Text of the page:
Truscott's opinion piece linked above also favors a certain perspective despite collective memory on the subject. In this brief text, apparently solicited by the New York Times on the 40th anniversary of Stonewall, it is clear that Mr. Truscott continues to view the LGBT community in much the same way as his reporting on the riots forty years ago. His original account is rife with disparaging comments and stereotypical depictions of the gay community. It seems that forty years later Truscott still does not acknowledge his position as outsider looking in. He sees himself as an obejctive reporter and he remains confident that his decades old interpretation of events still stands. Truscott makes an interesting point about what constitutes the 'gay community" in 1969.  He determines that the young people most regard as standing up and fighting back during Stonewall were somehow not part of the community and that the "established" gays were off on Fire Island for the weekend. Truscott surmises that therefore, "decades of oppression" could not have been the catalyst for unrest. His assumption is that young people could not have experienced as much oppression, so they didn't understand oppression. Regardless of how much oppression young people had experienced I think it is clear that the oppression of gays is learned and appreciated by LGBT people at a very early age. Mark Segal (a Stonewall "veteran") states in his interview for this project that as soon as Marty Robinson (a gay activist) introduced him to the idea of gay liberation it resonated with him, even as an 18 year old "it rang a bell." Mark did not want to pursue the future he saw older gay men had accepted.  He, like so many others that night and afterward, wanted more than the closet. That to me represents the birth of a true community based on something more than social status. The burgeoning gay community was built on solidarity in the cause of being "out".  I would argue that the established elder gay community in 1969 did more to hinder that solidarity than support it by imposing the respectability and restriction of the "closet" on a movement that hoped to defy those norms. Mark Segal talks about diversity and inclusion being the hallmarks of the Gay Liberation Front's agenda.  That is the truly revolutionary part about that short lived activist organization that literally began the militant grass roots movement.  The hope of forging an identity based on shared experience and solidarity was central to the gay liberation movement. Its clear that Truscott  oversimplifies a very complex series of events in both his original article and his op-ed.  In the 2009 article he states that it would take years after Stonewall for laws to change, implying that the liberation movement hardened a backlash. But I think its hard to deny that the gay liberation movement did more to secure equal rights for the LGBT community in a short period than the closeted "establishment" gays in previous decades.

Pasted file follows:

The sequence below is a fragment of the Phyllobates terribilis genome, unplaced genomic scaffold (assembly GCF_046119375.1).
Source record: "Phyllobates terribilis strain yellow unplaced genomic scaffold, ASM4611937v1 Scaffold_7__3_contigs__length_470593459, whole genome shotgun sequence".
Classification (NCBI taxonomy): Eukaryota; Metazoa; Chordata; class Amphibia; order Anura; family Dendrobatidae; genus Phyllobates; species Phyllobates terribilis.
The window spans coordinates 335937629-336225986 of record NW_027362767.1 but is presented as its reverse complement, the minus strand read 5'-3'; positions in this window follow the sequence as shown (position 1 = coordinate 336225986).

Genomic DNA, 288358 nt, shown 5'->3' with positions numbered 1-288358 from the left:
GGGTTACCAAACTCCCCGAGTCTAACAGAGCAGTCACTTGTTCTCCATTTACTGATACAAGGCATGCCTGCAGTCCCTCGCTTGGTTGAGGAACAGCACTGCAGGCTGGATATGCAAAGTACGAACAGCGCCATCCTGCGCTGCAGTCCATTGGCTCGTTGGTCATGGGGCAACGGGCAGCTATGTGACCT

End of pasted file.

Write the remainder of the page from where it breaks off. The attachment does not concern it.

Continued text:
As I began soliciting oral histories in the summer of 2016 it was clear that for a multitude of reasons, the prospects for my interviews were going to be predominantly gay, white men. One of the main reasons for this is a dwindling number of survivors from the Stonewall rebellion era. The most marginalized voices often met an untimely end and the ravages of the AIDS epidemic have taken their toll. Indeed, I had to look outside of those who were present that night to secure interviews.  Therefore, much of the information and images on this site are archival.  Through the images, texts and printed ephemera collected here I hope to provide at least a glimpse into the past.  I hope to show what the response to the rebellion was like and how gay activists took hold of the legacy of Stonewall and created a movement. I apologize in advance for any oversight or omission I may have perpetrated, however I welcome any contribution of information, explanation or evidence that highlights different perspectives. Any contribution made will be added to the collection.

So the question remains, as a community, how do we achieve the mutual respect that we never shared?  I think the first step would be to acknowledge that the legacy of Stonewall is not contingent upon corroboration by the media, by eyewitnesses or by historians. The legacy of Stonewall is not going to change whether we use the term uprising, rebellion or riot, LGBT, LGBTQ, LGBTQIA or drag queen, Trans, Trans- Woman or Transgender to describe the event and those that participated in it. What matters the most is the collective memory that permeates the Stonewall narrative: that those who were the most marginalized of the marginalized, who had the least to lose yet risked real physical harm, stood up and fought back.